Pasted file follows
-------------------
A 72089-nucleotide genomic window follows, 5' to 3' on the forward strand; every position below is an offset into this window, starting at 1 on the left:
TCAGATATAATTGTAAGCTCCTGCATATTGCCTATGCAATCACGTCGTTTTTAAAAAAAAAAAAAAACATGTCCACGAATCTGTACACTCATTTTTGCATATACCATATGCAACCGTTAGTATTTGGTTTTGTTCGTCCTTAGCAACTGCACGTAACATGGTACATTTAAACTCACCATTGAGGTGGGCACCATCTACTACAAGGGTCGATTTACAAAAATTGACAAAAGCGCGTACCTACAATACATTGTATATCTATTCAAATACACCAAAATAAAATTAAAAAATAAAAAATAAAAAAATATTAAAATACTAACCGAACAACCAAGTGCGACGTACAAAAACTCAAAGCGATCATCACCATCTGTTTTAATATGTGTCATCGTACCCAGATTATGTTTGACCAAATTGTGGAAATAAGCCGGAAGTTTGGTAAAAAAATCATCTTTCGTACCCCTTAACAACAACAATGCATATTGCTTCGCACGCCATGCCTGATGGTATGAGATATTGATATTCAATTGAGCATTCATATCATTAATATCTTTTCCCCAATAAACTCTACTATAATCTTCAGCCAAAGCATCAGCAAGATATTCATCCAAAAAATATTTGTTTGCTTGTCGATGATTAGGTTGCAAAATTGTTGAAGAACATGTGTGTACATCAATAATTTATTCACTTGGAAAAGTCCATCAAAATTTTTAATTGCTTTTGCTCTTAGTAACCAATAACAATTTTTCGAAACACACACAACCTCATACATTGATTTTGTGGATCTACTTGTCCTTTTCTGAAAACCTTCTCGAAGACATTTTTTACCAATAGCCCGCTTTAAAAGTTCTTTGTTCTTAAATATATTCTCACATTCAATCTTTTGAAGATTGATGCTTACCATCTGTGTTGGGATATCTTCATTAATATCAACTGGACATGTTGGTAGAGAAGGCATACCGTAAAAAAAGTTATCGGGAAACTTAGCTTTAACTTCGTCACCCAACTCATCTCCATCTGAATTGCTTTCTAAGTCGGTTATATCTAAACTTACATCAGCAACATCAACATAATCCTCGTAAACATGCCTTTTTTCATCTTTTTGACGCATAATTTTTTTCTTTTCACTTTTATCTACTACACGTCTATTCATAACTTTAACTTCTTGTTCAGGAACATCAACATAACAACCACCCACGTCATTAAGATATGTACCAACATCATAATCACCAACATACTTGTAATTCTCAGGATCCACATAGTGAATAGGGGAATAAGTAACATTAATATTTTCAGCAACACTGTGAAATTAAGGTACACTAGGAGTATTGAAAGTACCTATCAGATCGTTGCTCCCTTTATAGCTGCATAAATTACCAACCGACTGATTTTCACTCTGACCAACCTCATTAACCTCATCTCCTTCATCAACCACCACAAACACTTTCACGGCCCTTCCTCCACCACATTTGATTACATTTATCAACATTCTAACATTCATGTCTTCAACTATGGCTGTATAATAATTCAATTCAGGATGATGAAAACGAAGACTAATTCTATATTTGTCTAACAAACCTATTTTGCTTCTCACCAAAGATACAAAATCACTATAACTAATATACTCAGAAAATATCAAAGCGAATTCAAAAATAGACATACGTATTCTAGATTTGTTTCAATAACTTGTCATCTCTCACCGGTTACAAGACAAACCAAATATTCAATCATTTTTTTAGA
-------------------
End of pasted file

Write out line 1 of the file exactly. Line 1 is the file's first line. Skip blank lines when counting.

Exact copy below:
A 72089-nucleotide genomic window follows, 5' to 3' on the forward strand; every position below is an offset into this window, starting at 1 on the left: